photo credit: sparkle_lavalamp
Have you ever seen one of those ultra close-ups of an everyday object? No matter how hard you look, you just can’t figure it out until you back away to see the entire object. Sometimes financial decisions can be like that; you only get clarity by looking from a different perspective. One way to do this is a method called “reversing the question”. Hopefully, these examples can help.
To Invest or Not Invest
You don’t know whether to invest for retirement or make bigger payments on your credit cards. The reverse question is, “If I did not have any credit card debt or retirement savings, would I borrow money on a credit card in order to invest for retirement?” Most people would immediately say, “of course not”, but keeping your credit card debt while investing for retirement is exactly the same thing. The rephrase helps you “think with your gut”, intuitively considering the risk factor, which is often overlooked when simply crunching numbers. You just “know” that generating credit card debt is risky, even if it means investing more for retirement.
Time To Sell?
You don’t know whether to keep a stock or sell it. A simple reverse question is, “If I did not own this stock, would I buy it at this price?” If not, you should sell it because continuing to own it at that price is effectively buying it at that price.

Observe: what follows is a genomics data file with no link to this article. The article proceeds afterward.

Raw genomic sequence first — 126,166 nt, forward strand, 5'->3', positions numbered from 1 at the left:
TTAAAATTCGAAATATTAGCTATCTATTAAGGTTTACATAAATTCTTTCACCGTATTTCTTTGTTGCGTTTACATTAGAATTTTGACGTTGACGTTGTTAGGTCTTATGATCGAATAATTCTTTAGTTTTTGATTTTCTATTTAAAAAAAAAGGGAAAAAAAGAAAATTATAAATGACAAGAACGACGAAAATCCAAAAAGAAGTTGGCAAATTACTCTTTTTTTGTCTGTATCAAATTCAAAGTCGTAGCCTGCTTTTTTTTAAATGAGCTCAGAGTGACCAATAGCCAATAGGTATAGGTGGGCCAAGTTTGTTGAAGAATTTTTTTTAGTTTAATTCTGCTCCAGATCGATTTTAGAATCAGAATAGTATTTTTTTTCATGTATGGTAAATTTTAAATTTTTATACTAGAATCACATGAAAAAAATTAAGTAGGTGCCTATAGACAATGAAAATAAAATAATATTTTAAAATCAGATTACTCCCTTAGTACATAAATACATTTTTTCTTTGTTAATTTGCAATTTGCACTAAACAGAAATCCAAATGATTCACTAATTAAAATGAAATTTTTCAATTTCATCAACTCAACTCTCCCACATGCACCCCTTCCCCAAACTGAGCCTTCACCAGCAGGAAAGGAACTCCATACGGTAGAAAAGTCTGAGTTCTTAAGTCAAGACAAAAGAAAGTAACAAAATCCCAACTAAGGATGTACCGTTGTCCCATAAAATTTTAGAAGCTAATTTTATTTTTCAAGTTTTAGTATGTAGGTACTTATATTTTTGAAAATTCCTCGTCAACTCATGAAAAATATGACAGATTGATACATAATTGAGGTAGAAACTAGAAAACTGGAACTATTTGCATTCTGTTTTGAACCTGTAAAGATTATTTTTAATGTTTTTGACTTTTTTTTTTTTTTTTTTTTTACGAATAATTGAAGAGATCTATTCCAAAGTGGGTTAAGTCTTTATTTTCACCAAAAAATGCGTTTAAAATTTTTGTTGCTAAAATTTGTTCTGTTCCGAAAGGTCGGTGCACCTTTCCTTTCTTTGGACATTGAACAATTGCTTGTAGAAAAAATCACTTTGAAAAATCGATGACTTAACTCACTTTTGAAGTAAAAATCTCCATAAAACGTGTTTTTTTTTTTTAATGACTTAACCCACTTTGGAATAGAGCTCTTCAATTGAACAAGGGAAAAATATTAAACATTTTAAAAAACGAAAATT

Rent or Buy?
You have bought another house in another city and have not yet sold your previous dwelling. You are struggling with whether to sell this house on the market or put it up for rent. Your reverse question would be, “If I did not own a house in this particular city, would I buy one so I could become a landlord?” If your answer is “no”, then you should sell it. If it doesn’t sell right away and you need to lower the price, keep asking yourself the same question, but now insert that price, “Would I buy this house in this city for $$$$ amount so I could become a landlord?”
Now for some disclaimers:
I realize there are many variables in the decision making process and sometimes the reverse doesn’t cover all of these. Example 1 becomes a bit more dicey if your company is giving you a match for your 401(k) contribution. Example 2 may need to figure in tax implications, whether the fund was front loaded or not, etc. Example 3 becomes problematic if the homeowner desperately needs the cash flow a renter could provide. In these cases, I still challenge you to insert these factors in your reverse question. Hopefully, you will find the clarity that you are seeking.